Top 4 Best Tourist Spots In Central Visayas [Ultimate Travel Guide 2019]
Written by Dezza, 15 July 2019.
Are you looking for some new adventures and places to visit in the Philippines? If so, then let’s take a look now at the Central Visayas region and learn more about some of the top tourist spots.
Central Visayas tourist spots are rapidly becoming some of the hottest Philippines destinations to visit. There is so much to see and do in a relatively small area. It is really starting to take off.
Dumaguete, in Central Visayas, is a place that I have been to on several occasions. My first trip was with the family way back in 2005.
I used to spend a fair bit of time in Dumaguete several years ago when I was working in nearby Negros Occidental. This meant that I used to fly into Dumaguete before taking a 3-hour road trip around to the project site.
However, I would usually only spend a night here and there staying in Dumaguete. So although I was a frequent visitor, I didn’t spend a great deal of time there.
Consequently, this meant I didn’t have the chance to explore many of the Central Visayas tourist spots in and around Dumaguete.
Naturally, I could have tagged on a few extra days to have a bit more of a look around. However, for one reason or another, this did not eventuate. However, things have recently changed.
Dumaguete Here I Come
A good friend of mine, Greg, who is also an expat, just built a house on the outskirts of Dumaguete less than a year ago. I was very fortunate and grateful to have him invite me to come and stay with him.
Coincidently, I also have a friend, Geoff, and his brother Kel, that have a holiday house on the nearby island of Siquijor.
Upon learning about my visit to Dumaguete, I was also invited to come and stay in Siquijor for a couple of nights.
For those that don’t know, the only way to get to Siquijor at the moment is to fly into Dumaguete and take a ferry across to Siquijor.
PAL flies from Manila to Dumaguete twice daily and then it’s just a 45-minute fast ferry ride to Siquijor.
Therefore, with a little bit of careful planning, I thought that I would kill two birds with the one stone and visit both my friends during the same trip.
When I started planning this trip, I was looking around for various places to visit in and around Dumaguete.
During this process, it dawned on me how much of a hub Dumaguete actually is when it comes to visiting Central Visayas tourist spots.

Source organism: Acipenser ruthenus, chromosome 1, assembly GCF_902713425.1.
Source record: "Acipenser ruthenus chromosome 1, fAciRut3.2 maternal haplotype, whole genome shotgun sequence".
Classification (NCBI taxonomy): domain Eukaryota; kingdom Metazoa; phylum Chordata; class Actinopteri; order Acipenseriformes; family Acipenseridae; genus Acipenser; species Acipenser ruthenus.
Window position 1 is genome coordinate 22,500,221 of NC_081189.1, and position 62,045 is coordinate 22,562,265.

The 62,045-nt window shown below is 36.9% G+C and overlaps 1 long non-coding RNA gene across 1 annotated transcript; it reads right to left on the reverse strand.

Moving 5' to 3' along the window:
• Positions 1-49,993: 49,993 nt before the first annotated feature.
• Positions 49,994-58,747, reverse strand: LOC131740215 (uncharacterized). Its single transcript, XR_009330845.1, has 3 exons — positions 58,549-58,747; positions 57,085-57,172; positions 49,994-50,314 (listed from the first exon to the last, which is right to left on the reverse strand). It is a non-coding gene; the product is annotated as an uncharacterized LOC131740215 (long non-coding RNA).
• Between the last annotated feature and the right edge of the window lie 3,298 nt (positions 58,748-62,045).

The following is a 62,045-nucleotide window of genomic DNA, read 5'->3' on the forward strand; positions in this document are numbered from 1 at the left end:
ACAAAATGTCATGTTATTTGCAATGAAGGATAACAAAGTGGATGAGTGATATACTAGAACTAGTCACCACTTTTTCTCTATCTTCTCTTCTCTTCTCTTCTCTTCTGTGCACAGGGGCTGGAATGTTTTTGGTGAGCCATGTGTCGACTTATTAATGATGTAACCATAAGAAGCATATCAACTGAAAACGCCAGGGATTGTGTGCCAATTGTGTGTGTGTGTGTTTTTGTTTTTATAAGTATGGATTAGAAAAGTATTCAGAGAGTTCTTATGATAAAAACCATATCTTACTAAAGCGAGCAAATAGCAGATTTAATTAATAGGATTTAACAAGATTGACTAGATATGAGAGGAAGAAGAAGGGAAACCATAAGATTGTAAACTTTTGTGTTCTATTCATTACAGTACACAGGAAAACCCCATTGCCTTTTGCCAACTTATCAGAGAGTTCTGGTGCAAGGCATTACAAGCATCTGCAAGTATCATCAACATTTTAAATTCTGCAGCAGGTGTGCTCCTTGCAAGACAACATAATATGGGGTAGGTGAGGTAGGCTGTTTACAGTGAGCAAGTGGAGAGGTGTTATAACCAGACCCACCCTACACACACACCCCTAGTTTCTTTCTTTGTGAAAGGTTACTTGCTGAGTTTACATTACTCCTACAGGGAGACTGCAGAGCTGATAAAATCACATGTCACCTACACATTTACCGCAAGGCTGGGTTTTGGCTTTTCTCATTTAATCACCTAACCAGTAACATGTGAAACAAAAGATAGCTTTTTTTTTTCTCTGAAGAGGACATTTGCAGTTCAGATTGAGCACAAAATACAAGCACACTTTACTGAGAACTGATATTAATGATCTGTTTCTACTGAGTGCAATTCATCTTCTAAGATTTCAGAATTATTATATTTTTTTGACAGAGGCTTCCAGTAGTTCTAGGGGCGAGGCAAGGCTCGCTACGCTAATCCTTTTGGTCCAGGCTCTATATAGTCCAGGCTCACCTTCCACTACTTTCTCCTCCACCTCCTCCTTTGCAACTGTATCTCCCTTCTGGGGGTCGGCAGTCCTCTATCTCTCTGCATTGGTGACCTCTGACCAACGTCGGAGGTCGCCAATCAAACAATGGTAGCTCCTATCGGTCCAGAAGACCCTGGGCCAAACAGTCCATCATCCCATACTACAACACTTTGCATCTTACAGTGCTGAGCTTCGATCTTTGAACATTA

I also discovered that in 2018, Dumaguete was named as the Philippines most popular retirement spot for foreigners. It easy to see why with so many things to see and do in and around this peaceful little town.
So after consulting with my friends, I developed the following itinerary:
- Two nights in Siquijor in which I was able to explore several different places. I will write about this leg of my trip in my next blog.
- Then upon returning to Dumaguete, I decided to do a day trip to Manjuyod Sandbar to check out the amazing houses on stilts set on the sandbar and to also catch some dolphin watching.
- The next day I went to Apo Island in the morning until the early afternoon, and then went to Baslay Hot Springs on the outskirts of Dauin.
- Then on the final day, I did a half-day trip to Valencia to check out Casaroro Falls, a stunning 30-metre high waterfall set in the tropical rainforest.
- As mentioned above, I will be writing a separate blog for Siquijor because this amazing island is worthy of a blog on its own. So for this blog, I will focus on the Dumaguete leg of my trip.
As discussed earlier, Dumaguete is a real hub for transportation around the Central Visayas area. You can easily access some of the best places in the Philippines.
You are able to take a ferry to places like Oslob (whale sharks), Moalboal and Sumilon Island in Cebu. Or you can take a ferry to Bohol. This is in addition to the places I visited above.
You can also visit Sipalay in Negros Occidental (by road) which is one of my absolute favourite places in the Philippines. This takes about 2.5 hours by bus.
Anyway, let’s take a closer look at the places I visited on my trip to Dumaguete.